It should be of no surprise to the Committee that when you look across Farm Credit's loan portfolio you will see represented in it the broad array of operations that are U.S. agriculture. The Farm Credit Act was designed to ensure that we can continue to meet the needs of agriculture, cooperatives and rural infrastructure as they have developed. Parts of the law have not been updated for over forty years, and it can be challenging at times for us to continue to fulfill that mission when old law has to be applied in a very changed world.
Sometimes when changes in law are made, they take time to get implemented. Back in the 2002 Farm Bill Congress authorized the formation of Rural Business Investment Companies (RBIC) and made clear that Farm Credit institutions could create and invest in these entities to further the goal of making available equity capital for rural entrepreneurs. It took additional changes in the law and final regulations that were not completed until 2013 for our institutions to be able to put this authority to work for rural America. This summer a Farm Credit System funded RBIC will begin operations thanks to a commitment of about $140 million from Farm Credit to capitalize the new effort. This will mean jobs saved and jobs created in rural communities.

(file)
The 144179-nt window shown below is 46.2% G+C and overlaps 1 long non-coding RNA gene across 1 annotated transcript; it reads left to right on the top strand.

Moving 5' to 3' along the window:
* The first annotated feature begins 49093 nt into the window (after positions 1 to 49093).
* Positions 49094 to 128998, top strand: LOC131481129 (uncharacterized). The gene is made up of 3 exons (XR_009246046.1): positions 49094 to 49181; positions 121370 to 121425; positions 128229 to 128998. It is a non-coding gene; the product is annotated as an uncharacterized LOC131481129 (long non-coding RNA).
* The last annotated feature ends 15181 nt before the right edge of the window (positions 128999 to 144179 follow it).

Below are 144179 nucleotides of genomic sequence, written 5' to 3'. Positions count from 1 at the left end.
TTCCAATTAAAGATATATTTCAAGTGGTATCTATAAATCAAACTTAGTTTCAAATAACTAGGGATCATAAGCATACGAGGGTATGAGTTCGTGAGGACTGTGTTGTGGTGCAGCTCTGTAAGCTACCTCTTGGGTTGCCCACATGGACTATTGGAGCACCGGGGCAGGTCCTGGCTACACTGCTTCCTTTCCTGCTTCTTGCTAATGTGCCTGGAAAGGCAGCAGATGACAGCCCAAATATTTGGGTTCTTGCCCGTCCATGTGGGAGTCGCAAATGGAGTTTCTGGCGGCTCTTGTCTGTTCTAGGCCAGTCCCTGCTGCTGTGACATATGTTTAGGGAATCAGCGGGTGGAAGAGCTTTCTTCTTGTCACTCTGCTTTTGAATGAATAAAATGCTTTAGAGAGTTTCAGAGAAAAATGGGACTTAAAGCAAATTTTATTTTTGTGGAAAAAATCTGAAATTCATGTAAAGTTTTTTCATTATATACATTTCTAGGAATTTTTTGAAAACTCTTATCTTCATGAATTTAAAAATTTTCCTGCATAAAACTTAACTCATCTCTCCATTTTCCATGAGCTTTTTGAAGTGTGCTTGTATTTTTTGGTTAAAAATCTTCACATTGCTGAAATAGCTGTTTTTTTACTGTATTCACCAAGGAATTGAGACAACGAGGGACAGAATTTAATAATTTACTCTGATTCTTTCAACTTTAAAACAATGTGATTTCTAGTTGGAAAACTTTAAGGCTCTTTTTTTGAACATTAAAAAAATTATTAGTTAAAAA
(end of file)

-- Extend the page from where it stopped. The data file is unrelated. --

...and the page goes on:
We also are very proud of our partnership with the Farmer Veteran Coalition to serve veterans involved in agriculture. As the result of a $250,000 grant from the Farm Credit System, farmers who are veterans now have access to a national labeling program that will allow consumers to choose products they know are produced by farmers that are veterans when they make purchases. These funds facilitated moving this program from one operated only in the state of Kentucky to a national program.